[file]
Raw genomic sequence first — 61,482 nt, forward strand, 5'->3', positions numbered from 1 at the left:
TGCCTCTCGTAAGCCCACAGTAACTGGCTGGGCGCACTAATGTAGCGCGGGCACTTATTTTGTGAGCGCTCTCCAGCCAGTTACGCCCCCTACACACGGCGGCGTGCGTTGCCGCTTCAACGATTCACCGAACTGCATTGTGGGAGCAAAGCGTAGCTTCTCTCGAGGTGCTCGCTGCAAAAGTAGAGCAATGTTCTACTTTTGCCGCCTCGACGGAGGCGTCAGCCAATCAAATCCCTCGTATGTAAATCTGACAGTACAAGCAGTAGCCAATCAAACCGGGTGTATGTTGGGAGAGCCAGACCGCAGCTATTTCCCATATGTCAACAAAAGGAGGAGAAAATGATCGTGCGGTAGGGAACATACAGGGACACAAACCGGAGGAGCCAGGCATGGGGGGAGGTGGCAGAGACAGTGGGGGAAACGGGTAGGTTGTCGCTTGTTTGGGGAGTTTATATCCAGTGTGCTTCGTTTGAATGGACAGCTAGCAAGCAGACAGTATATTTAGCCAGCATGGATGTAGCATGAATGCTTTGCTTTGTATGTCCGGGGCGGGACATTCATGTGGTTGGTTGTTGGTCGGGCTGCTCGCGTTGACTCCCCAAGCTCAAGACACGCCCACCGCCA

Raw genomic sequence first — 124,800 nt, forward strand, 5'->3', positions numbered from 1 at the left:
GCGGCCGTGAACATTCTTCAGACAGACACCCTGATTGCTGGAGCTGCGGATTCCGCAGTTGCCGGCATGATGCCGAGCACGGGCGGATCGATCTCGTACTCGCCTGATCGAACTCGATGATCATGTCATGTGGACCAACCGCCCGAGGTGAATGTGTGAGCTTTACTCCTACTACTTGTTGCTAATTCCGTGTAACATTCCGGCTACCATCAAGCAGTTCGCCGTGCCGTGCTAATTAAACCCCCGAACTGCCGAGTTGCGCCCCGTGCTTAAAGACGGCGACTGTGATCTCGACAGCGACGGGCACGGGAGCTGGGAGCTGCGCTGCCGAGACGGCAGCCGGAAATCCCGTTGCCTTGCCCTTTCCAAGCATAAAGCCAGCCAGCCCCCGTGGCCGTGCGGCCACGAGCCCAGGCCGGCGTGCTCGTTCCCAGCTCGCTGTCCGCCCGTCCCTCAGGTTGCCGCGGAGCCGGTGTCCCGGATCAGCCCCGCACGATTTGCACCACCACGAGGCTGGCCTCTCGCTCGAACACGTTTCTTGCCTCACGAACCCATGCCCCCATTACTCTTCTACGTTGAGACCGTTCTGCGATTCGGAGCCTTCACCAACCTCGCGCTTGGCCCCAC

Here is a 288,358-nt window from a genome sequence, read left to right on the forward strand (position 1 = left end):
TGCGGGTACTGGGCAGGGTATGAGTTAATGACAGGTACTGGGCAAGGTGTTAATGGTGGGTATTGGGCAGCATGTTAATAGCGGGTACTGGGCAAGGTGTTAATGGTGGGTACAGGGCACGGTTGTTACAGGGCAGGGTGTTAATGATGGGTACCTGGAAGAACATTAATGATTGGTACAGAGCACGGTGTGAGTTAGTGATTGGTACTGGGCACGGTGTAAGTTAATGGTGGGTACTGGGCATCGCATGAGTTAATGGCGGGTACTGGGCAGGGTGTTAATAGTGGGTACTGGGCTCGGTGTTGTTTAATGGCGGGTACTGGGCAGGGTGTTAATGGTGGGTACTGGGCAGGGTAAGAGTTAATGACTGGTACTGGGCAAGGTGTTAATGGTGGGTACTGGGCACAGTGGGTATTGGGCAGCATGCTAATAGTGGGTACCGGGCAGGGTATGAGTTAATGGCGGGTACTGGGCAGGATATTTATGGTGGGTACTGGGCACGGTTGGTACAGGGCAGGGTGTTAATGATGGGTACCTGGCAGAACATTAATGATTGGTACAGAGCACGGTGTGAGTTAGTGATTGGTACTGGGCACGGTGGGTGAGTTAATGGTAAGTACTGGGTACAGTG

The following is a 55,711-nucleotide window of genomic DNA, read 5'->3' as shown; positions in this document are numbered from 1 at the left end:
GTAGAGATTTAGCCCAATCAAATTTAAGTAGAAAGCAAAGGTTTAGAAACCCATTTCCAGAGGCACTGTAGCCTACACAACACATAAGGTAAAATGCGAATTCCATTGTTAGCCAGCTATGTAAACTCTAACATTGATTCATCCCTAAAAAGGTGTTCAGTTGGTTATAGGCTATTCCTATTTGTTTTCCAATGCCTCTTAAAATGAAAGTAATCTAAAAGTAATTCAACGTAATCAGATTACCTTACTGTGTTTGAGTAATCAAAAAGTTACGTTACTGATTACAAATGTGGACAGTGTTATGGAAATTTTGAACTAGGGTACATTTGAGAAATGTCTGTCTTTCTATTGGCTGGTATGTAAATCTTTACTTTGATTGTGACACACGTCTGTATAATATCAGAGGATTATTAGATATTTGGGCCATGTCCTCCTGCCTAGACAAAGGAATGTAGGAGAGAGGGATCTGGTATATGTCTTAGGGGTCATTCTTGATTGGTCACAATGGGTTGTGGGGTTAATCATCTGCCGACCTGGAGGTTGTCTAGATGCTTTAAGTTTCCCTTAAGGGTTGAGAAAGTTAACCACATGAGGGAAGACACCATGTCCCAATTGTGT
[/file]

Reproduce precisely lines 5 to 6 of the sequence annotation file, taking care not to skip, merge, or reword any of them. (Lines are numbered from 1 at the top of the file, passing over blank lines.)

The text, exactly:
Here is a 288,358-nt window from a genome sequence, read left to right on the forward strand (position 1 = left end):
TGCGGGTACTGGGCAGGGTATGAGTTAATGACAGGTACTGGGCAAGGTGTTAATGGTGGGTATTGGGCAGCATGTTAATAGCGGGTACTGGGCAAGGTGTTAATGGTGGGTACAGGGCACGGTTGTTACAGGGCAGGGTGTTAATGATGGGTACCTGGAAGAACATTAATGATTGGTACAGAGCACGGTGTGAGTTAGTGATTGGTACTGGGCACGGTGTAAGTTAATGGTGGGTACTGGGCATCGCATGAGTTAATGGCGGGTACTGGGCAGGGTGTTAATAGTGGGTACTGGGCTCGGTGTTGTTTAATGGCGGGTACTGGGCAGGGTGTTAATGGTGGGTACTGGGCAGGGTAAGAGTTAATGACTGGTACTGGGCAAGGTGTTAATGGTGGGTACTGGGCACAGTGGGTATTGGGCAGCATGCTAATAGTGGGTACCGGGCAGGGTATGAGTTAATGGCGGGTACTGGGCAGGATATTTATGGTGGGTACTGGGCACGGTTGGTACAGGGCAGGGTGTTAATGATGGGTACCTGGCAGAACATTAATGATTGGTACAGAGCACGGTGTGAGTTAGTGATTGGTACTGGGCACGGTGGGTGAGTTAATGGTAAGTACTGGGTACAGTG